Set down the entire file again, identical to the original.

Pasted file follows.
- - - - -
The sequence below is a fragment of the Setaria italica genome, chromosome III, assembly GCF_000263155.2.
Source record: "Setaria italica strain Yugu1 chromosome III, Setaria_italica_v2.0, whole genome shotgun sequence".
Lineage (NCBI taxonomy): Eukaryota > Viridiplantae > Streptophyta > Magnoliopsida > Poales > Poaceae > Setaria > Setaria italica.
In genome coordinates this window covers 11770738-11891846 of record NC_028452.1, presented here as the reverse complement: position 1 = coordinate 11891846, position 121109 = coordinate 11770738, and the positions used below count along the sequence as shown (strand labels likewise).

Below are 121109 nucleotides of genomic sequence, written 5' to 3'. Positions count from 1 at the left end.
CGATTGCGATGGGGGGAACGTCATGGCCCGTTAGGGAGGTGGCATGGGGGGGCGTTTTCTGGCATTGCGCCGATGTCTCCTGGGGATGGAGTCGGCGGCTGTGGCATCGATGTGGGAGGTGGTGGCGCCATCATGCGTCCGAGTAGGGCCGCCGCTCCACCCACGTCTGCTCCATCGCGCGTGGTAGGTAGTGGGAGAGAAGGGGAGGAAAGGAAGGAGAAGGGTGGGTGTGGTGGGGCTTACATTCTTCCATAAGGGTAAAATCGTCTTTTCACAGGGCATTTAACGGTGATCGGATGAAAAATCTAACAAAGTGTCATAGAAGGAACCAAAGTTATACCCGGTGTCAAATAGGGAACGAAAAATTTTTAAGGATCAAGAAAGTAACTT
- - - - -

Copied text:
The sequence below is a fragment of the Setaria italica genome, chromosome III, assembly GCF_000263155.2.
Source record: "Setaria italica strain Yugu1 chromosome III, Setaria_italica_v2.0, whole genome shotgun sequence".
Lineage (NCBI taxonomy): Eukaryota > Viridiplantae > Streptophyta > Magnoliopsida > Poales > Poaceae > Setaria > Setaria italica.
In genome coordinates this window covers 11770738-11891846 of record NC_028452.1, presented here as the reverse complement: position 1 = coordinate 11891846, position 121109 = coordinate 11770738, and the positions used below count along the sequence as shown (strand labels likewise).

Below are 121109 nucleotides of genomic sequence, written 5' to 3'. Positions count from 1 at the left end.
CGATTGCGATGGGGGGAACGTCATGGCCCGTTAGGGAGGTGGCATGGGGGGGCGTTTTCTGGCATTGCGCCGATGTCTCCTGGGGATGGAGTCGGCGGCTGTGGCATCGATGTGGGAGGTGGTGGCGCCATCATGCGTCCGAGTAGGGCCGCCGCTCCACCCACGTCTGCTCCATCGCGCGTGGTAGGTAGTGGGAGAGAAGGGGAGGAAAGGAAGGAGAAGGGTGGGTGTGGTGGGGCTTACATTCTTCCATAAGGGTAAAATCGTCTTTTCACAGGGCATTTAACGGTGATCGGATGAAAAATCTAACAAAGTGTCATAGAAGGAACCAAAGTTATACCCGGTGTCAAATAGGGAACGAAAAATTTTTAAGGATCAAGAAAGTAACTT